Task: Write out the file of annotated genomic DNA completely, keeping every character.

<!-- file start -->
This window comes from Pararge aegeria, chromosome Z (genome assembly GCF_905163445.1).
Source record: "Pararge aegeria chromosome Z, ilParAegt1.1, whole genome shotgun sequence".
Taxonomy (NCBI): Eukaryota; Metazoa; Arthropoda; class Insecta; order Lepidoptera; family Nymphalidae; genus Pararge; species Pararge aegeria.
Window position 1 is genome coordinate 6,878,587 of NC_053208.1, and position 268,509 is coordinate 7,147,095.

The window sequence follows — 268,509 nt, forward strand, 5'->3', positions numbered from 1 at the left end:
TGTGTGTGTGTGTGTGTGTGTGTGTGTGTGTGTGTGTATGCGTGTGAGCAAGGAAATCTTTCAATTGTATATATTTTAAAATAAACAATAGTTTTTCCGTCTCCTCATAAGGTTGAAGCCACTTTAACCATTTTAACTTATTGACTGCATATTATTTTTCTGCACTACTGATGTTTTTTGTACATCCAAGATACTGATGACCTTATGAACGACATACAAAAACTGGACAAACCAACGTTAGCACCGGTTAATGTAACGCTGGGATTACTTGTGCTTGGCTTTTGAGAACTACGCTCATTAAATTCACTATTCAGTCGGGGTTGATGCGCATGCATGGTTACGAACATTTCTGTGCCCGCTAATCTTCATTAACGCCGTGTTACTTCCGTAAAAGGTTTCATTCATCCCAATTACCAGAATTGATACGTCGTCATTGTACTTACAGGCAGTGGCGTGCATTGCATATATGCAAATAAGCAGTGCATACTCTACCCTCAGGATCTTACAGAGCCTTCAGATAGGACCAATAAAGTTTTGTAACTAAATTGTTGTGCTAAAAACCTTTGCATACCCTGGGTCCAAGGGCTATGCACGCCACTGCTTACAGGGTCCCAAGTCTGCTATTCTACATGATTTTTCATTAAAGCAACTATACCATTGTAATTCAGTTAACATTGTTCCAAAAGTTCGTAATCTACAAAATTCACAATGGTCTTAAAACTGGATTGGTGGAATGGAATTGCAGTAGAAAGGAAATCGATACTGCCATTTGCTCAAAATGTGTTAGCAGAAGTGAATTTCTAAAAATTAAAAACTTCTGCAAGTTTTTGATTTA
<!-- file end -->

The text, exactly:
This window comes from Pararge aegeria, chromosome Z (genome assembly GCF_905163445.1).
Source record: "Pararge aegeria chromosome Z, ilParAegt1.1, whole genome shotgun sequence".
Taxonomy (NCBI): Eukaryota; Metazoa; Arthropoda; class Insecta; order Lepidoptera; family Nymphalidae; genus Pararge; species Pararge aegeria.
Window position 1 is genome coordinate 6,878,587 of NC_053208.1, and position 268,509 is coordinate 7,147,095.

The window sequence follows — 268,509 nt, forward strand, 5'->3', positions numbered from 1 at the left end:
TGTGTGTGTGTGTGTGTGTGTGTGTGTGTGTGTGTGTATGCGTGTGAGCAAGGAAATCTTTCAATTGTATATATTTTAAAATAAACAATAGTTTTTCCGTCTCCTCATAAGGTTGAAGCCACTTTAACCATTTTAACTTATTGACTGCATATTATTTTTCTGCACTACTGATGTTTTTTGTACATCCAAGATACTGATGACCTTATGAACGACATACAAAAACTGGACAAACCAACGTTAGCACCGGTTAATGTAACGCTGGGATTACTTGTGCTTGGCTTTTGAGAACTACGCTCATTAAATTCACTATTCAGTCGGGGTTGATGCGCATGCATGGTTACGAACATTTCTGTGCCCGCTAATCTTCATTAACGCCGTGTTACTTCCGTAAAAGGTTTCATTCATCCCAATTACCAGAATTGATACGTCGTCATTGTACTTACAGGCAGTGGCGTGCATTGCATATATGCAAATAAGCAGTGCATACTCTACCCTCAGGATCTTACAGAGCCTTCAGATAGGACCAATAAAGTTTTGTAACTAAATTGTTGTGCTAAAAACCTTTGCATACCCTGGGTCCAAGGGCTATGCACGCCACTGCTTACAGGGTCCCAAGTCTGCTATTCTACATGATTTTTCATTAAAGCAACTATACCATTGTAATTCAGTTAACATTGTTCCAAAAGTTCGTAATCTACAAAATTCACAATGGTCTTAAAACTGGATTGGTGGAATGGAATTGCAGTAGAAAGGAAATCGATACTGCCATTTGCTCAAAATGTGTTAGCAGAAGTGAATTTCTAAAAATTAAAAACTTCTGCAAGTTTTTGATTTA